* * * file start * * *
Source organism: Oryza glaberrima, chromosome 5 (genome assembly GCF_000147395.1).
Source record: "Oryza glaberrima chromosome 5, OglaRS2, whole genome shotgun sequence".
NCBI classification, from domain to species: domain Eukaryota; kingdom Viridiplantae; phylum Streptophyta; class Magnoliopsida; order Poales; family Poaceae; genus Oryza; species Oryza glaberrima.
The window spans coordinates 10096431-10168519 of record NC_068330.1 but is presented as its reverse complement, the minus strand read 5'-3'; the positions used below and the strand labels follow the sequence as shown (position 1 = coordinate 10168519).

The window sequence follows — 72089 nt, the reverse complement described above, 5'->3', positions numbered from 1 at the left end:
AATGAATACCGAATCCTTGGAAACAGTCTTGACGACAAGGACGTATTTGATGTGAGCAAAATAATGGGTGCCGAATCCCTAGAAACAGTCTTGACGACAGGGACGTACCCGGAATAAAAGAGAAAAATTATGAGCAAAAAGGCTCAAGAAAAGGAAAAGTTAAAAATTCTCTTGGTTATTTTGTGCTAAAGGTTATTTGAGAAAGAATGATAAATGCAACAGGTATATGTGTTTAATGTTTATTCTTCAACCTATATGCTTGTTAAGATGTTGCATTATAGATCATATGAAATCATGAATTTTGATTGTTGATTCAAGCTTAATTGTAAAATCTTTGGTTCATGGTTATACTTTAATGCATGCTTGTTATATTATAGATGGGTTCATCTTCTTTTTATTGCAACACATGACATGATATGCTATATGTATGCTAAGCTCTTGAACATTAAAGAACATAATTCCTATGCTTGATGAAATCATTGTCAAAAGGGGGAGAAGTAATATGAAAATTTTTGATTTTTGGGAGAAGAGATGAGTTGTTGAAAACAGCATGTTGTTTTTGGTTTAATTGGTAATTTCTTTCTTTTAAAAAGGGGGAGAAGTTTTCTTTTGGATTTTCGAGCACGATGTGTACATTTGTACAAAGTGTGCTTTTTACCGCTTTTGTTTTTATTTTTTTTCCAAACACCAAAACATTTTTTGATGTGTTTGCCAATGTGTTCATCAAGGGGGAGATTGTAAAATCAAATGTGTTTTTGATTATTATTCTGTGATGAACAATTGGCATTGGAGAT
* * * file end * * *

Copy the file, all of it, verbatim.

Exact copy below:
Source organism: Oryza glaberrima, chromosome 5 (genome assembly GCF_000147395.1).
Source record: "Oryza glaberrima chromosome 5, OglaRS2, whole genome shotgun sequence".
NCBI classification, from domain to species: domain Eukaryota; kingdom Viridiplantae; phylum Streptophyta; class Magnoliopsida; order Poales; family Poaceae; genus Oryza; species Oryza glaberrima.
The window spans coordinates 10096431-10168519 of record NC_068330.1 but is presented as its reverse complement, the minus strand read 5'-3'; the positions used below and the strand labels follow the sequence as shown (position 1 = coordinate 10168519).

The window sequence follows — 72089 nt, the reverse complement described above, 5'->3', positions numbered from 1 at the left end:
AATGAATACCGAATCCTTGGAAACAGTCTTGACGACAAGGACGTATTTGATGTGAGCAAAATAATGGGTGCCGAATCCCTAGAAACAGTCTTGACGACAGGGACGTACCCGGAATAAAAGAGAAAAATTATGAGCAAAAAGGCTCAAGAAAAGGAAAAGTTAAAAATTCTCTTGGTTATTTTGTGCTAAAGGTTATTTGAGAAAGAATGATAAATGCAACAGGTATATGTGTTTAATGTTTATTCTTCAACCTATATGCTTGTTAAGATGTTGCATTATAGATCATATGAAATCATGAATTTTGATTGTTGATTCAAGCTTAATTGTAAAATCTTTGGTTCATGGTTATACTTTAATGCATGCTTGTTATATTATAGATGGGTTCATCTTCTTTTTATTGCAACACATGACATGATATGCTATATGTATGCTAAGCTCTTGAACATTAAAGAACATAATTCCTATGCTTGATGAAATCATTGTCAAAAGGGGGAGAAGTAATATGAAAATTTTTGATTTTTGGGAGAAGAGATGAGTTGTTGAAAACAGCATGTTGTTTTTGGTTTAATTGGTAATTTCTTTCTTTTAAAAAGGGGGAGAAGTTTTCTTTTGGATTTTCGAGCACGATGTGTACATTTGTACAAAGTGTGCTTTTTACCGCTTTTGTTTTTATTTTTTTTCCAAACACCAAAACATTTTTTGATGTGTTTGCCAATGTGTTCATCAAGGGGGAGATTGTAAAATCAAATGTGTTTTTGATTATTATTCTGTGATGAACAATTGGCATTGGAGAT